Sorry Will, I don't have a framework but want to emphasize that profiles provide benefits in identifying potential underground conflicts (e.g. sewer crossings), and are invaluable in the future, especially when accurate as-built plans are prepared. I understand the short term cost vs. benefit issue, and it would seem to me for larger projects they should be included, if possible.

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    David Kennicutt
    Delta Engineers, Architects & L. S., PC
    Endwell NY
    (607) 648-9341
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  • 4.  RE: Omitting Profiles from Waterline Construction Plans?

    Posted 04-06-2019 07:42 PM
    I concur completely with David Kennicutt. No doubt, it's easier and less labor/$$ to omit profiles. However, this is a recipe for both future expenses and impacts to both the water lines and any other underground utilities when they interact, in what might be surprising and dangerous ways. This might be acceptable for smaller diameter utility lines in a neighborhood where it's a brand new neighborhood and there are clear standards and drawings for how deep they are, but not in the size range you're discussing.

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    David Hook M.ASCE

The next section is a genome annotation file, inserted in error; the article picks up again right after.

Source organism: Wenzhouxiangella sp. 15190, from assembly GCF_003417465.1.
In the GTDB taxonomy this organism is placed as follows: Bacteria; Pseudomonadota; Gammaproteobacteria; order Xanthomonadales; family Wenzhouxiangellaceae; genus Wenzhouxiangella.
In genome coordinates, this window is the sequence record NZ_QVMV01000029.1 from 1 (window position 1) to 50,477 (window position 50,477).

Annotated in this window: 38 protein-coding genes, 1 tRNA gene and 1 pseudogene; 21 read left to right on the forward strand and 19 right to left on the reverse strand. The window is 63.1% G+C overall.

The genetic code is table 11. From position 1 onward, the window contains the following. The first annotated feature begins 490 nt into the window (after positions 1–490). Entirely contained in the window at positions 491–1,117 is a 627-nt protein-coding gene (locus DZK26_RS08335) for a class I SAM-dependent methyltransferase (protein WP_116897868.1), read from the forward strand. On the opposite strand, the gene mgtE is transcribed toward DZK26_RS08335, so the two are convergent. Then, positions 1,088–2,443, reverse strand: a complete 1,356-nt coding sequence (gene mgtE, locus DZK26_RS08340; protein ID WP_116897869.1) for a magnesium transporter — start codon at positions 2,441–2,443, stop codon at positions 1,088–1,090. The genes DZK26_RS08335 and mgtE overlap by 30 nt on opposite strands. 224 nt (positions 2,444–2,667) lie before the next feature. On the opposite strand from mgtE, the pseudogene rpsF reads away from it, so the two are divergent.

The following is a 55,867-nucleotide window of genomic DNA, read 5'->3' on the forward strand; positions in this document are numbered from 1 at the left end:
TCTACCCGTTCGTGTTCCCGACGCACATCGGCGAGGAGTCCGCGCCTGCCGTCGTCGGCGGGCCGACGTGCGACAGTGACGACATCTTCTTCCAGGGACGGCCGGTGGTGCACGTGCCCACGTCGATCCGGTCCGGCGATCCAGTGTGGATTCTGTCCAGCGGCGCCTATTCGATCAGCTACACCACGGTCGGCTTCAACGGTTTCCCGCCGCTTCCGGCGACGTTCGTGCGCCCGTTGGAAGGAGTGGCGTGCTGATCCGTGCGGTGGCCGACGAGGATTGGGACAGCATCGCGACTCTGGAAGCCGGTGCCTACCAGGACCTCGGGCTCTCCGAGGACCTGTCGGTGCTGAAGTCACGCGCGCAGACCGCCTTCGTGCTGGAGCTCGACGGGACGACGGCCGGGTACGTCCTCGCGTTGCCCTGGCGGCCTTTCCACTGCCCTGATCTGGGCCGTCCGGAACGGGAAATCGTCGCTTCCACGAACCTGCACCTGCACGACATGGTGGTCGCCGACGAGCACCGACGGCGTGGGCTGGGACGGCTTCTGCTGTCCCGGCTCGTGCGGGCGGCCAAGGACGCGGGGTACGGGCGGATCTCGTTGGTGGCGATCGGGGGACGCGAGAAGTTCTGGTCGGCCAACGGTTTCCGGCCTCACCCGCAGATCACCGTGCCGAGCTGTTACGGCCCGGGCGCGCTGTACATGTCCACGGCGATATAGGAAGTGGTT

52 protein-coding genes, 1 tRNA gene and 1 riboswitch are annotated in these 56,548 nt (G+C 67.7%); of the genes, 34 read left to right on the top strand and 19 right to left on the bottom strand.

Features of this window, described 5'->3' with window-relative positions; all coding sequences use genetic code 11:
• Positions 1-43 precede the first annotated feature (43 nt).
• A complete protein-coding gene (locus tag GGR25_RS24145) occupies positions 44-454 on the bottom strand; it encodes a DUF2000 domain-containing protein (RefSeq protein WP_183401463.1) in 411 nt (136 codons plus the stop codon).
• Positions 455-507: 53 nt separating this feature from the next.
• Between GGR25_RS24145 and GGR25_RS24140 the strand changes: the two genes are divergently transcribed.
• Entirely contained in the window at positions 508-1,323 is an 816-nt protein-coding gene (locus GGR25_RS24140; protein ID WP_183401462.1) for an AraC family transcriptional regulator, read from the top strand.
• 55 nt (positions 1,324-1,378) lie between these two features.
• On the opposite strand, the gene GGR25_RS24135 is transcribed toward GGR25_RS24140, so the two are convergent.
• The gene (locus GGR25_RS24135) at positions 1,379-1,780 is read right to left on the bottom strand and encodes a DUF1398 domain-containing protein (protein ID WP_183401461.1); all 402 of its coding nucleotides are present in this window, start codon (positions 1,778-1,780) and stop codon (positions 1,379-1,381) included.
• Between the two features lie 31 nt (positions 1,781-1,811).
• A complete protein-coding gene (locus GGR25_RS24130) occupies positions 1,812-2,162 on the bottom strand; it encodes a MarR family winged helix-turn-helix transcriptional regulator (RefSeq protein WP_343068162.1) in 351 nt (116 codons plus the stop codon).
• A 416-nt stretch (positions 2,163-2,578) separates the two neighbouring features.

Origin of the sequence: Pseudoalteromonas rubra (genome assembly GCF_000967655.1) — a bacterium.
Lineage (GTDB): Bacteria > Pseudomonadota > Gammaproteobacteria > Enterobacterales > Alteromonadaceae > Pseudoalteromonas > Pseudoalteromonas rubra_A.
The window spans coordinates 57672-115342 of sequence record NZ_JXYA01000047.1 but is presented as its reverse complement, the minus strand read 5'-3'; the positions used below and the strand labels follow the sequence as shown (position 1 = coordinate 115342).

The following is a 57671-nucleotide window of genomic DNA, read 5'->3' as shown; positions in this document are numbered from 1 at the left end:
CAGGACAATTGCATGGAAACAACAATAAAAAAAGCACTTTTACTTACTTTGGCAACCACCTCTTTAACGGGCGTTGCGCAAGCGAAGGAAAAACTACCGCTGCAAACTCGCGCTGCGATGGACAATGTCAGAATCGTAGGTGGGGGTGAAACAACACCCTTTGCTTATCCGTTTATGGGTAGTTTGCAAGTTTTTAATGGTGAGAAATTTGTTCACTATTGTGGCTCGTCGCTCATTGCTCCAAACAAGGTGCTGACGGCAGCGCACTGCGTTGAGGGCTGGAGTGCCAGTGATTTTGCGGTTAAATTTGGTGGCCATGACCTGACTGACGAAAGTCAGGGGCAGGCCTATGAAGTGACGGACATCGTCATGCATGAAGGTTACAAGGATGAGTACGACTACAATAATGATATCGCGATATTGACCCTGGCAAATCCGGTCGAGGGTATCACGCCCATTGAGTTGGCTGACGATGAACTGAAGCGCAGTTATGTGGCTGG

San Jose CA
    (408) 226-1728
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  • 5.  RE: Omitting Profiles from Waterline Construction Plans?

    Posted 04-08-2019 09:49 AM
    When I worked for a ​water utility, we would do plan only for 8" and below. Anything 12" and above, we'd profile.

    Reasoning: 6"/8" were fairly easily adaptable in the field. 12" and above were not.

    This worked fairly well.

    That said, identifying underground utilities is key. We had difficulties with the telecom guys putting their infrastructure on top of ours. So its a bit of a dice toss with regard to spending public money.

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    Shelly Hattan
    Tarrant Regional Water District
    Fort Worth TX
    (817) 720-4256
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  • 6.  RE: Omitting Profiles from Waterline Construction Plans?

    Posted 04-09-2019 03:55 PM

    If profile information is available, show it.
    Another bad idea is to draw the plans on aerial photography. Works well on the construction plans, but the photo copied  "As Builts" just come out as black unreadable smears.



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    Hans H. Coucheron-Aamot
    [Retired]
    Albuquerque NM
    (505) 897-2554
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  • 7.  RE: Omitting Profiles from Waterline Construction Plans?

    Posted 04-11-2019 10:06 AM
    How do you locate drains and air vents without profile information?